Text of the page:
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Low carbon innovations for maritime freight

Can we reduce the carbon footprint of maritime freight?

On May 4th, 2022 |
4 min reading time
Eric Foulquier
Lecturer in Geography at Université Bretagne Occidentale
Key takeaways
  • In 2018, shipping released just over 1 million tonnes of CO2 into the atmosphere. This represents 2.89% of global anthropogenic CO2 emissions.
  • Maritime freight is a major part of global trade and economic development. In 2020, the world's maritime fleet included 99,800 ships, of which nearly 54,000 are merchant ships carrying more than 80% of the goods traded worldwide.
  • The volume of CO2 emitted per tonne of cargo per kilometre has already been reduced by 20-30% between 2008 and 2019 thanks, among other things, to the modernisation of ships.
  • However, GHG emissions from maritime transport have increased by 30% since 1990. The capacity of maritime freight has increased from 1 to 2 billion between 2006 and today 8 and is expected to reach 3 billion by 2030.

In 2018, the ship­ping sec­tor emit­ted just over one bil­lion tonnes of CO2 into the atmos­phere. This rep­re­sents 2.89% of glob­al anthro­pogenic CO2 emis­sions accord­ing to the lat­est glob­al esti­mate 1. The main con­trib­u­tor to these cli­mate change emis­sions? Sea freight. It includes the trans­port of vehi­cles, pas­sen­gers or refrig­er­at­ed goods, but also sec­tors of activ­i­ty that weigh more heav­i­ly in the car­bon foot­print by their num­ber of units and the ton­nages involved. Con­tain­er ships, bulk car­ri­ers, oil tankers, chem­i­cal tankers, car­go ships and gas tankers account for 86.5% of emis­sions from inter­na­tion­al mar­itime trans­port. “It should be not­ed that these fig­ures only rep­re­sent fuel con­sump­tion: they do not take into account all emis­sions, from the man­u­fac­ture of ships to the post-trans­porta­tion of goods,” empha­sis­es Éric Foulquier. 

The total green­house gas­es (GHG) emit­ted by mar­itime trans­port – CO2, methane (CH4) and nitrous oxide (N2O) – amount­ed to 1,076 mil­lion tonnes in 2018, up by almost 10% com­pared to 2012. The sector’s car­bon foot­print is pre­dom­i­nant­ly due to CO2, but in recent years some changes have been observed. Because of a decrease in sul­phur con­tent lim­it in fuels, the pro­por­tion of heavy fuel oil con­sumed is falling (-7% between 2012 and 2018), to the ben­e­fit of mar­itime diesel (+6%) and liq­ue­fied nat­ur­al gas (+0.9%). As a result, CO2 emis­sions are sta­bil­is­ing while CH4 emis­sions are increas­ing (see arti­cle 2).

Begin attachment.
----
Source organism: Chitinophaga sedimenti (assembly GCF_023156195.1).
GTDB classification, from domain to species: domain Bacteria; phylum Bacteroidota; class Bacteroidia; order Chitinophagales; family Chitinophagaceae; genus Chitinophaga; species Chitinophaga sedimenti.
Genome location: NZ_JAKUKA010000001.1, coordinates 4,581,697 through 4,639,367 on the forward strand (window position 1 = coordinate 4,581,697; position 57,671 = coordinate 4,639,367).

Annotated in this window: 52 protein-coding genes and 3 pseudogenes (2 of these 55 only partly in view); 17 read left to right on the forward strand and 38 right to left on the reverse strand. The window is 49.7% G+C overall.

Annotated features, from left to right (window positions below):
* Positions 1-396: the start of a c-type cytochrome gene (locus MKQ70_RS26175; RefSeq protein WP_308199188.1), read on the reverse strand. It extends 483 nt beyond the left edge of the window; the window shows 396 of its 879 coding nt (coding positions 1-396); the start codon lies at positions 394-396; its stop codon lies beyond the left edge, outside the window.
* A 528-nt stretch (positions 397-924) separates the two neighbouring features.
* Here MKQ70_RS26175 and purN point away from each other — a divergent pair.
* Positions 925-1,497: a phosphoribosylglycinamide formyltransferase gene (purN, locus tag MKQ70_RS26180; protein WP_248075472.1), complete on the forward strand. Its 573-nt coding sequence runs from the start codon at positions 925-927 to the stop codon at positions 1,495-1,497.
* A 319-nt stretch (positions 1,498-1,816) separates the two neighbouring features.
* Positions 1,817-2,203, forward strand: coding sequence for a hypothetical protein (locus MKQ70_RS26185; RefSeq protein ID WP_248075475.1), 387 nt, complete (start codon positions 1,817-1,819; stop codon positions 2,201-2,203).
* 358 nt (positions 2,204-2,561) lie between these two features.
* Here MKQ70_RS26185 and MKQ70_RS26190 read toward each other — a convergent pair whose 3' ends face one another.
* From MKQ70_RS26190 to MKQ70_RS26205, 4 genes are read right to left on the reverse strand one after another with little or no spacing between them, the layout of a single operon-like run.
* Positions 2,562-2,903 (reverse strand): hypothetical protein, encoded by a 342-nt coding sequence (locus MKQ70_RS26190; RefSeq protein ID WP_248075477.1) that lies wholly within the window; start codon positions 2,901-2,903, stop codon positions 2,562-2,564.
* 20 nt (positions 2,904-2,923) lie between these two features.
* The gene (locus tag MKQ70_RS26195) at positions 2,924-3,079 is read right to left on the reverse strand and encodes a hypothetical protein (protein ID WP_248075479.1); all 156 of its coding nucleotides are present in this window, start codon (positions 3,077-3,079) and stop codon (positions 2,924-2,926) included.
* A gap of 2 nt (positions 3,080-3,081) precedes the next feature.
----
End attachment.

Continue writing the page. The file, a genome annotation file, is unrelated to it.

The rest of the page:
Maritime freight, a busy circuit 

Mar­itime freight plays a major role in world trade and eco­nom­ic devel­op­ment. In 2020, the world’s mar­itime fleet num­bered 99,800 ships, includ­ing almost 54,000 mer­chant ships 2 car­ry­ing more than 80% – or even more for the most devel­oped coun­tries – of the goods trad­ed around the world 3. “As of 2015, at least 10 bil­lion tonnes of goods are loaded annu­al­ly in the world’s ports. It is inter­est­ing to note that since 2013, coun­tries con­sid­ered to be devel­op­ing have been unload­ing more than they load,” adds Éric Foulquier. “This undoubt­ed­ly cor­re­sponds to the emer­gence of a mid­dle class in these coun­tries, in line with the devel­op­ment tra­jec­to­ry they are on.” 

In terms of its cli­mate foot­print, is mar­itime freight an effi­cient mode of trans­port? A con­tain­er ship emits 3 grams of CO2 equiv­a­lent per tonne per kilo­me­tre, com­pared to 80 for a truck or 437 for a car­go plane 4. “Com­par­ing modes of trans­port accord­ing to this indi­ca­tor min­imis­es the impact of mar­itime freight, but it is more real­is­tic to express it in absolute terms,” says Éric Foulquier. “It makes no sense to com­pare these modes of trans­port: the sec­tors are dif­fer­ent, and they often com­ple­ment each oth­er in terms of glob­al eco­nom­ic circulation.”

Par­ti­cles also emit­ted into the atmosphere

Since 2005, when the MARPOL Con­ven­tion was adopt­ed, sul­phur oxide emis­sions from ships have been reg­u­lat­ed and the thresh­olds reg­u­lar­ly reviewed (fuels are now lim­it­ed to 0.5% sul­phur con­tent). Four Emis­sion Con­trol Areas (ECAs) – sea areas where the lim­it is raised to 0.1% sul­phur con­tent – have been estab­lished. Despite these mea­sures, the IMO notes [1] an increase in emis­sions of sul­phur oxides and atmos­pher­ic par­ti­cles. This pol­lu­tion has harm­ful effects on human health, caus­ing lung dis­ease, but also on the envi­ron­ment by caus­ing acid rain.

Emissions can be reduced